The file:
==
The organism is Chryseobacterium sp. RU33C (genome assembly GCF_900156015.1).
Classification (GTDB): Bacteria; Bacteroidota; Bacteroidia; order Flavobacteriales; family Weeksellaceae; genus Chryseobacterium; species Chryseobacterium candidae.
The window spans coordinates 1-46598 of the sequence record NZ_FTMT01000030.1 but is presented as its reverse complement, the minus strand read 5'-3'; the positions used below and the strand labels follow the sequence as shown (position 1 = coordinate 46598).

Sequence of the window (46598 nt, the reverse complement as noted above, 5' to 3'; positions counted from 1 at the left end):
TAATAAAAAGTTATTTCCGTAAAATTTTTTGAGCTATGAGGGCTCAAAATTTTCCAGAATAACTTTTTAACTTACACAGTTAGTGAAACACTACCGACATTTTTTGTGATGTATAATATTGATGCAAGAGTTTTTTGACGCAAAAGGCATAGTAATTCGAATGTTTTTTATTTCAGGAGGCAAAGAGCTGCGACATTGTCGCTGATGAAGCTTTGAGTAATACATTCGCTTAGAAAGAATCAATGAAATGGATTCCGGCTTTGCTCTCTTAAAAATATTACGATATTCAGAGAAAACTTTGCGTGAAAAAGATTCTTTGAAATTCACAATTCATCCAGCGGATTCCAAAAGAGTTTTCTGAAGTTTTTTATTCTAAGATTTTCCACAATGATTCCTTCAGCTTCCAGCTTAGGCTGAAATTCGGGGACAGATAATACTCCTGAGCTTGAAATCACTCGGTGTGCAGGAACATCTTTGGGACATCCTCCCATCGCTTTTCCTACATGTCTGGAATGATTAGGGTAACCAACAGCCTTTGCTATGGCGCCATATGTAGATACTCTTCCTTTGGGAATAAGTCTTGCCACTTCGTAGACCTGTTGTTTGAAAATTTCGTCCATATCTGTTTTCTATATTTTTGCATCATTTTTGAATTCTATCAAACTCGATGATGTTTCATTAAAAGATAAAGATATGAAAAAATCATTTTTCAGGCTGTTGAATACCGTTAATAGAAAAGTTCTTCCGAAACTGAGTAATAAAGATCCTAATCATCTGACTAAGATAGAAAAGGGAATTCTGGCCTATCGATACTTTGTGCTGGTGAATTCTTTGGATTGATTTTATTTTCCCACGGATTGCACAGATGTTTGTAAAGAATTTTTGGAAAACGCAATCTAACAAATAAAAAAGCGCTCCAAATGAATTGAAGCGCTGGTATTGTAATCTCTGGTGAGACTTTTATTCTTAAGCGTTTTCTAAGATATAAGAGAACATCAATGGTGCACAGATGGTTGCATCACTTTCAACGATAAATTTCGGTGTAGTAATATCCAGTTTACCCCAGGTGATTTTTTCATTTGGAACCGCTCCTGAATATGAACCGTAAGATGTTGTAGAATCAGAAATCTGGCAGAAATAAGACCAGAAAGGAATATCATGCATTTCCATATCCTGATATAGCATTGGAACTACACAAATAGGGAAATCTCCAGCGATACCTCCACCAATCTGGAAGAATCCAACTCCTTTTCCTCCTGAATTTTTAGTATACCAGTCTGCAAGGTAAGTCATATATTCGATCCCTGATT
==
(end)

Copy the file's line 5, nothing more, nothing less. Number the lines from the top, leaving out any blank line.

TAATAAAAAGTTATTTCCGTAAAATTTTTTGAGCTATGAGGGCTCAAAATTTTCCAGAATAACTTTTTAACTTACACAGTTAGTGAAACACTACCGACATTTTTTGTGATGTATAATATTGATGCAAGAGTTTTTTGACGCAAAAGGCATAGTAATTCGAATGTTTTTTATTTCAGGAGGCAAAGAGCTGCGACATTGTCGCTGATGAAGCTTTGAGTAATACATTCGCTTAGAAAGAATCAATGAAATGGATTCCGGCTTTGCTCTCTTAAAAATATTACGATATTCAGAGAAAACTTTGCGTGAAAAAGATTCTTTGAAATTCACAATTCATCCAGCGGATTCCAAAAGAGTTTTCTGAAGTTTTTTATTCTAAGATTTTCCACAATGATTCCTTCAGCTTCCAGCTTAGGCTGAAATTCGGGGACAGATAATACTCCTGAGCTTGAAATCACTCGGTGTGCAGGAACATCTTTGGGACATCCTCCCATCGCTTTTCCTACATGTCTGGAATGATTAGGGTAACCAACAGCCTTTGCTATGGCGCCATATGTAGATACTCTTCCTTTGGGAATAAGTCTTGCCACTTCGTAGACCTGTTGTTTGAAAATTTCGTCCATATCTGTTTTCTATATTTTTGCATCATTTTTGAATTCTATCAAACTCGATGATGTTTCATTAAAAGATAAAGATATGAAAAAATCATTTTTCAGGCTGTTGAATACCGTTAATAGAAAAGTTCTTCCGAAACTGAGTAATAAAGATCCTAATCATCTGACTAAGATAGAAAAGGGAATTCTGGCCTATCGATACTTTGTGCTGGTGAATTCTTTGGATTGATTTTATTTTCCCACGGATTGCACAGATGTTTGTAAAGAATTTTTGGAAAACGCAATCTAACAAATAAAAAAGCGCTCCAAATGAATTGAAGCGCTGGTATTGTAATCTCTGGTGAGACTTTTATTCTTAAGCGTTTTCTAAGATATAAGAGAACATCAATGGTGCACAGATGGTTGCATCACTTTCAACGATAAATTTCGGTGTAGTAATATCCAGTTTACCCCAGGTGATTTTTTCATTTGGAACCGCTCCTGAATATGAACCGTAAGATGTTGTAGAATCAGAAATCTGGCAGAAATAAGACCAGAAAGGAATATCATGCATTTCCATATCCTGATATAGCATTGGAACTACACAAATAGGGAAATCTCCAGCGATACCTCCACCAATCTGGAAGAATCCAACTCCTTTTCCTCCTGAATTTTTAGTATACCAGTCTGCAAGGTAAGTCATATATTCGATCCCTGATT